Foliated metamorphic rocks are formed within the Earth's interior under extremely high pressures that are unequal, occurring when the pressure is greater in one direction than in the others (directed pressure). This causes the minerals in the original rock to reorient themselves with the long and flat minerals aligning perpendicular to the greatest pressure direction. This reduces the overall pressure on the rock and gives it a stripped look.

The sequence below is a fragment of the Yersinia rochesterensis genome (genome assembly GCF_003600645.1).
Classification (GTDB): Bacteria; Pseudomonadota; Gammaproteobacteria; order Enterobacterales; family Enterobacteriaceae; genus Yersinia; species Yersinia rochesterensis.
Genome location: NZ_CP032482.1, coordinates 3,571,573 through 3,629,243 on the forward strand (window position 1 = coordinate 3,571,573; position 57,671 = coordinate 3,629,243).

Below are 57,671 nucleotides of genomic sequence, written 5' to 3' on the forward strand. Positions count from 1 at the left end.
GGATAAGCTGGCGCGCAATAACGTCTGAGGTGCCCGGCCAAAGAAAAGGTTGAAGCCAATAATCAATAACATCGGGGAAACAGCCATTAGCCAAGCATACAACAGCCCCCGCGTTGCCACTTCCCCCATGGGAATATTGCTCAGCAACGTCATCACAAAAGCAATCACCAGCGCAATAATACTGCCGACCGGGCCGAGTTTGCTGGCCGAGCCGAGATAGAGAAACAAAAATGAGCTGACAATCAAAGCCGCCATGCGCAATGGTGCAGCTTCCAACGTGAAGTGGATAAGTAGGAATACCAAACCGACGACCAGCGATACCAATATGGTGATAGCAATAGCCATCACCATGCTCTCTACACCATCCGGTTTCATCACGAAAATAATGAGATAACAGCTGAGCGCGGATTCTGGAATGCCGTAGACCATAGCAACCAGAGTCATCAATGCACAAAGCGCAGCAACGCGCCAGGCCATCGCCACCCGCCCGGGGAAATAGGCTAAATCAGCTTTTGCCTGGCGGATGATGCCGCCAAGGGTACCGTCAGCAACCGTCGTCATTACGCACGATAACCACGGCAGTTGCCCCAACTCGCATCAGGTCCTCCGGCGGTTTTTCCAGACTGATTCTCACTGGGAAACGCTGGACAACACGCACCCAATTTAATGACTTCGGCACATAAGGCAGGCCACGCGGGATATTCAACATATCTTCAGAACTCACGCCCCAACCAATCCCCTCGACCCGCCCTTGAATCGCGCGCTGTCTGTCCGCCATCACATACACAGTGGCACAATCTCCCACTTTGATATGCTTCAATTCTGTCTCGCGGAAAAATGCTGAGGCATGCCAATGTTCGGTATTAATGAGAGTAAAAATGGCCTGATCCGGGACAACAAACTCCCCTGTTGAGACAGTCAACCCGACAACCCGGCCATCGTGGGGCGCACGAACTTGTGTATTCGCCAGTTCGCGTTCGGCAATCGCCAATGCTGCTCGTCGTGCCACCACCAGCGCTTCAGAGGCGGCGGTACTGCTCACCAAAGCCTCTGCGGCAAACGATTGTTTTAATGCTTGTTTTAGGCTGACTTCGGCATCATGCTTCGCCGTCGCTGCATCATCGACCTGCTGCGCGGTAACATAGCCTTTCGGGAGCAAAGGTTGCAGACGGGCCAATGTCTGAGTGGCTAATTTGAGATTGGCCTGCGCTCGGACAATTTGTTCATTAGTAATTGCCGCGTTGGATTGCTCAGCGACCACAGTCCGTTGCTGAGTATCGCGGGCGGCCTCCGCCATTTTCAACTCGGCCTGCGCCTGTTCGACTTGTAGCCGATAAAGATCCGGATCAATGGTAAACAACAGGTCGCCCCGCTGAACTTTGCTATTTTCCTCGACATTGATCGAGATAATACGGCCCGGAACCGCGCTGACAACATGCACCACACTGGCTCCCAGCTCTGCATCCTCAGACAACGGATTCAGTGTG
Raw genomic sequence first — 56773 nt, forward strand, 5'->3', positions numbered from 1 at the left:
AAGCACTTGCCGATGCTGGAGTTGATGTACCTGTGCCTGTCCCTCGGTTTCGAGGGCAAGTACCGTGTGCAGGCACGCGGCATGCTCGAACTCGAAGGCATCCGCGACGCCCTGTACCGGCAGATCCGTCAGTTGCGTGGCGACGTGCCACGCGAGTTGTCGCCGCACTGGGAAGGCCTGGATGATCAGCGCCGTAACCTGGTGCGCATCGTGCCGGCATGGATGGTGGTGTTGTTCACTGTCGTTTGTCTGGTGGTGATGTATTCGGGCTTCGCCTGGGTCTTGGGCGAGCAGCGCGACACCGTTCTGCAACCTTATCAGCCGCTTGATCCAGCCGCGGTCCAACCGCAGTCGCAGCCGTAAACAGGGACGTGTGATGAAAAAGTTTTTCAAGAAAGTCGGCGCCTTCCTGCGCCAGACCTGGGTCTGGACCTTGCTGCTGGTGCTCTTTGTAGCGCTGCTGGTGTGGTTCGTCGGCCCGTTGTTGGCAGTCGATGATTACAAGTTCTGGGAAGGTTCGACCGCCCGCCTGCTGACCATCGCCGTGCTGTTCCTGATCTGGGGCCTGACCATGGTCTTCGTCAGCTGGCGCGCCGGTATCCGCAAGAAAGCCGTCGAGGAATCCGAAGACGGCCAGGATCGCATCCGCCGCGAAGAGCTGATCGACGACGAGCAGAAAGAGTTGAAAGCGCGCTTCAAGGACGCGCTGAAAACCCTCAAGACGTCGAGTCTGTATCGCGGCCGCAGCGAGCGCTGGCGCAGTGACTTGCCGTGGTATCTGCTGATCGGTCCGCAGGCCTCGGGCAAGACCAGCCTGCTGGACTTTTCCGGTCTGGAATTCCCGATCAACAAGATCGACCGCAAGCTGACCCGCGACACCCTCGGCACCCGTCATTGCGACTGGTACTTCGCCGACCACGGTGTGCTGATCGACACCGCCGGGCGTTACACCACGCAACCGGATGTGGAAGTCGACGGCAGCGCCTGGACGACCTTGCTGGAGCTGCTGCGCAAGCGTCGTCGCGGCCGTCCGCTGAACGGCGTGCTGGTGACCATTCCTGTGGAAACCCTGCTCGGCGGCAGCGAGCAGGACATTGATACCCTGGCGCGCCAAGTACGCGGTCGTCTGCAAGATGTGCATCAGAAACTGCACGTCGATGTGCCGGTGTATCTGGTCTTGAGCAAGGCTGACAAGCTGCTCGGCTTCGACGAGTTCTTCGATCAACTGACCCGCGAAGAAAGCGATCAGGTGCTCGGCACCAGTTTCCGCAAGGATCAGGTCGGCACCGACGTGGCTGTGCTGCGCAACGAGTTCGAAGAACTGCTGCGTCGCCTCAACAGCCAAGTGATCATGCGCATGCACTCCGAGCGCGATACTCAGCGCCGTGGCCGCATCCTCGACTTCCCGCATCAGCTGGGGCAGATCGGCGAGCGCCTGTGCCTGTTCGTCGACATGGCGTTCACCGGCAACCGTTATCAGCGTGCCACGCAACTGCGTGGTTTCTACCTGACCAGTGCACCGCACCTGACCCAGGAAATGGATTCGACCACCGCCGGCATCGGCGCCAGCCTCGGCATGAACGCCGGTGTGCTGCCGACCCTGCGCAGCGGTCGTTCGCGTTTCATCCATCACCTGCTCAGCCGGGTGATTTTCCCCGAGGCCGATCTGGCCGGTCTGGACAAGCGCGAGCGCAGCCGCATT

Foliated metamorphic rocks are identified on the basis of their texture:
Slate = formed at very low temperatures and pressures, rock breaks along nearly perfect parallel planes; used in pool tables and as roofing material
Phyllite = low to intermediate temperatures and pressures; slightly more crystallized which gives the rock a shiny appearance; layers may also be wavy or crinkled
Schist = intermediate to high temperatures and pressures; crystals are larger with the grains aligned in parallel to subparallel layers
Gneiss (nice) = very high temperatures and pressures; coarse grained texture of alternating light and dark mineral bands